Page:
However, the more recent Dragon magazines have seemed to abandon the idea of what Dragon was all about in the first place. I mean, dragon was always mostly just a glorified advertisement for TSR products, but you would get useful information still all on its own from the magazine such as new play mechanics, new creatures and spells that weren’t in the supplements that they were trying to promote but could be somehow related to them. Now Dragon is nothing but a bunch of excerpts of upcoming products, I mean they are more advanced excerpts (usually earlier and more in depth), but that’s all they are. Issue #374 (last month) is a good example of what I talk about. They created two builds using Acrane Power, an early peek at Hybrid Classes and a race from PH3, additional familiars for Arcane Power (this is closer to original Dragon), Ecology of a race from PH2, and 3 original features (that may or may not actually be part of PH2/3 or AP if I actually read them but I haven’t had the time yet). The columns too seem to have this issue, there are 3 real articles and an RPGA report for Living FR. The 3 columns included a preview of Divine Power, working with Arcane Power, and then one real column. So basically the new Dragon seems more about promoting products in D&D than it is about promoting D&D and helping players become better players. It just leaves a sour taste in my mouth.
The main problem with the new Dragon format is that the readability of the magazine is limited at best, useless at worst. I can go back ten or even twenty years and still find use in the articles from Dragon because they gave fiction and info that was more relevant on how to run a game or play a game rather than strictly the rules within it. The current version goes and does neither and just gives sneak peaks. How useful do you think it is going to be in 10 years that I get a sneak peak for a 10 year old product? Of course that 4e is a useless product doesn’t help but they can’t avoid that problem.
With that, I return to my thoughts on the status of the industry. There is little else out there. There is Kobold Quarterly, which doesn’t look too bad. Signs & Portents which isn’t very good and does a similar purpose for Mongoose Publishing. There is a new magazine dedicated to 4e D&D called Level Up. And from what all I’ve heard, the best out there seems to be the magazine that Knights of the Dinner Table started putting out once Dragon cut them out of that magazine years ago. If you ask me though, this industry is wide open for someone to come in and take the reins.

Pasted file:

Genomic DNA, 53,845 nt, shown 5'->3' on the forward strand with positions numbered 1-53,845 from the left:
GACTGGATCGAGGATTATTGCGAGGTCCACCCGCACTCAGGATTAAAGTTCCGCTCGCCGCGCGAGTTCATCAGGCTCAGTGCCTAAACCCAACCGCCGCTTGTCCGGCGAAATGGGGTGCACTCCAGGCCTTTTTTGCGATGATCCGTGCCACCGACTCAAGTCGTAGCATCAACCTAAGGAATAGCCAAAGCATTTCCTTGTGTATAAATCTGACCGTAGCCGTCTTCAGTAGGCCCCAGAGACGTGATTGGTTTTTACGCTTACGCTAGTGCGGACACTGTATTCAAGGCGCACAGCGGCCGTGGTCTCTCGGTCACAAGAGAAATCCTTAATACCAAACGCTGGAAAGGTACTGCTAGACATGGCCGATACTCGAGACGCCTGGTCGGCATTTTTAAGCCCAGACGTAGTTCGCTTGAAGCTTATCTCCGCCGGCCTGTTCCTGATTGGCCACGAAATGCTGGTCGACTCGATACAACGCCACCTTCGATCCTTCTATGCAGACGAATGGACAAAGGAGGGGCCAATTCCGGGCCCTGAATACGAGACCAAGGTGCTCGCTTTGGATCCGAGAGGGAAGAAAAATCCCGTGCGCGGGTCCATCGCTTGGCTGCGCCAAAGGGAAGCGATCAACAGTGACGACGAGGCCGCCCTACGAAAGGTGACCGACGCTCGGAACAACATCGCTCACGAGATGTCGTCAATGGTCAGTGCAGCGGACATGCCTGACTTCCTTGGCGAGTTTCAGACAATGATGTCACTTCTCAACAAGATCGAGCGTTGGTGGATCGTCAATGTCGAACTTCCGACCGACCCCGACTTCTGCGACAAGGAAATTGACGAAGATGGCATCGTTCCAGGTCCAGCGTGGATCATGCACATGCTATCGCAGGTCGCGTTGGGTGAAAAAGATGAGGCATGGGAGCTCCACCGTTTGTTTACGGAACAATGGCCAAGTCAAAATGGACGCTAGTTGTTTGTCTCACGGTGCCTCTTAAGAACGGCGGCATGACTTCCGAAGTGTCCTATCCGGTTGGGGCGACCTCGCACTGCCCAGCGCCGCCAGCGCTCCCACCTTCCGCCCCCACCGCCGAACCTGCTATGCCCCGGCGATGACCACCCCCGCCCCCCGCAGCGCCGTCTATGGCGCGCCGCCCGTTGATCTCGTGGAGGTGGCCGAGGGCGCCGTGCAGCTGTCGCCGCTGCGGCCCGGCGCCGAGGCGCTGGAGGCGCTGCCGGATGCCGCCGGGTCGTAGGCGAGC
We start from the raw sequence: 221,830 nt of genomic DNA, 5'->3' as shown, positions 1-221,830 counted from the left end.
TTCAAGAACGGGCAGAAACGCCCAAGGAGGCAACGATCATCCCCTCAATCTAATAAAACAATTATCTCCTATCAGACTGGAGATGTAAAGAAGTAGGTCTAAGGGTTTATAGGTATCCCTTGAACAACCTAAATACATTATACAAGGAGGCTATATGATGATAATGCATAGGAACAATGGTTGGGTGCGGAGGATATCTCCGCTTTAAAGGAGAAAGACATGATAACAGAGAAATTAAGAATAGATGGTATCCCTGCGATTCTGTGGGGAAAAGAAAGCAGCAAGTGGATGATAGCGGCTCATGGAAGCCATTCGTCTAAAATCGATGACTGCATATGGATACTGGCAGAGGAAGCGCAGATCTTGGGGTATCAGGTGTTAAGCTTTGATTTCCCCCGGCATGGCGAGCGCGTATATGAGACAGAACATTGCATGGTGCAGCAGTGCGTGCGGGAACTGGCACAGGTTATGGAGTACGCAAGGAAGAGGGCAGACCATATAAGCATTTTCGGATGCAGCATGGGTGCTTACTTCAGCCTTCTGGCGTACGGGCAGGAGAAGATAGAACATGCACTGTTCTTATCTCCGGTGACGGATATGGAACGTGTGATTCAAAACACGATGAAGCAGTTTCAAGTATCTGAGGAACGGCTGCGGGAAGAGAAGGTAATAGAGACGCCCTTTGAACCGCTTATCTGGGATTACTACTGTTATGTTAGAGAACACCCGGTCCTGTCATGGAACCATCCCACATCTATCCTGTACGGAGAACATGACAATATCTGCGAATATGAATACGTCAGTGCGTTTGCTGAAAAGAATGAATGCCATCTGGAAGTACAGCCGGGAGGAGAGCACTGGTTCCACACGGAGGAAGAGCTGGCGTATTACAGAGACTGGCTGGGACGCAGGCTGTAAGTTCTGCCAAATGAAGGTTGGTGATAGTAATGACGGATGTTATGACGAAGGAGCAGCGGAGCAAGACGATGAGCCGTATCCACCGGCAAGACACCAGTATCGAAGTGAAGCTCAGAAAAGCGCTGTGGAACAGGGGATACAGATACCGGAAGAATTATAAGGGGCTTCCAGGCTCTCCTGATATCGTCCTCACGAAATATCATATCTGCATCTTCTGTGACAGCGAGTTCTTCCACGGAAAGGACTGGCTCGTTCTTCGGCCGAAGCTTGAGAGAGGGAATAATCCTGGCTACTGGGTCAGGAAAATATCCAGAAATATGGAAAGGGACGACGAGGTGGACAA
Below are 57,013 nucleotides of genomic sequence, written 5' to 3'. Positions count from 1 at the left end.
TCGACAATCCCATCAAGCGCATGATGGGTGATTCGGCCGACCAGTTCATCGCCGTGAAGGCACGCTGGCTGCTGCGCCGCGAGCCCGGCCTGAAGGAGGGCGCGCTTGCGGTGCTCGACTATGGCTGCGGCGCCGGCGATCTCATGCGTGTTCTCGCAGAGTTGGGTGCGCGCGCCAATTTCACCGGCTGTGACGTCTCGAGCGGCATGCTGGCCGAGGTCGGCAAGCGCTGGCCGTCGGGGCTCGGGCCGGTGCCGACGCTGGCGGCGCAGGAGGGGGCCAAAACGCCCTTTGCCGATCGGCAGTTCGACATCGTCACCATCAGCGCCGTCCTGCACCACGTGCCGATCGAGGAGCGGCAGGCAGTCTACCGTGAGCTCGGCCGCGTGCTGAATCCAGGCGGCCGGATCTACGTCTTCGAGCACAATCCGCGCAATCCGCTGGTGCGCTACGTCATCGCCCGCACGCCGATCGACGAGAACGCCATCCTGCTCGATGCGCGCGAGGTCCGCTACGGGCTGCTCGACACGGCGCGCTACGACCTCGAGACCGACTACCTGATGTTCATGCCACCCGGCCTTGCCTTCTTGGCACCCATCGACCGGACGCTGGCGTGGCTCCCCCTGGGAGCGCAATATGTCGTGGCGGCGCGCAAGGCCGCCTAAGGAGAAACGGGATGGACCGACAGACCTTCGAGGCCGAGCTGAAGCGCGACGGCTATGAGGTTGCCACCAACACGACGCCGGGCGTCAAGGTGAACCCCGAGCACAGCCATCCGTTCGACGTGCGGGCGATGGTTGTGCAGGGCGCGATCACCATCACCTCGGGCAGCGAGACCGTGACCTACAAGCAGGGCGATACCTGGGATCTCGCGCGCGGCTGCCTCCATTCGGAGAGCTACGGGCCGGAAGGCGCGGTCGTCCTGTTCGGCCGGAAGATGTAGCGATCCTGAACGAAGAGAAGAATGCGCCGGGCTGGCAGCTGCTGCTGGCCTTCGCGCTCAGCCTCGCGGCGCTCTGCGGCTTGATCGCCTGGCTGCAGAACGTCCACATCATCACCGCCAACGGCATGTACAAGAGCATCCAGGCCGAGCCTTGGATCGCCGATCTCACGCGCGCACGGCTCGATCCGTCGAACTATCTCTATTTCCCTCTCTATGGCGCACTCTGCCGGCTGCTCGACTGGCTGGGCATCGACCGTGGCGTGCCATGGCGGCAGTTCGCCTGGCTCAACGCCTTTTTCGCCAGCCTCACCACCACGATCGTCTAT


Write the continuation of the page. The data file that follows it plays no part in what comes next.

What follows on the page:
In my eyes, you have one of two options. You either concentrate on D&D or you concentrate on the industry. This seems as an odd thing to consider, however you can’t ignore how popular D&D actually is in the grand scope of pen and paper gaming. If I were to start my own magazine or zine. I would likely start a hybrid that was based on 3.5 OGL D&D. It would have new rules, play formats, settings, adventures, and reviews on the OGL, but then go off and have a few articles in every issue that talks about non-3.5 products. This would be done mostly on a website for free, however every month we would also have a paper/pdf version issued at a low price that people could pay for. This pay for issue would have additional articles that wouldn’t be posted on the website, and would have all the info at the beginning of the month where the free stuff would be sporadically updated throughout the month.
I actually think that this is a format that would work very well. However, it is not a format I could do by myself which is the main reason that I likely won’t be doing this any day soon. However, I have many column features thought out that would work really well and some good ideas so it is worth looking into a little. If anyone wants to volunteer to help, I do have some interesting ideas on how we could implement payment to potential contributers as well so drop a line. I really think this is an idea that is ripe for the right now, I just need to figure out the who to get it done with.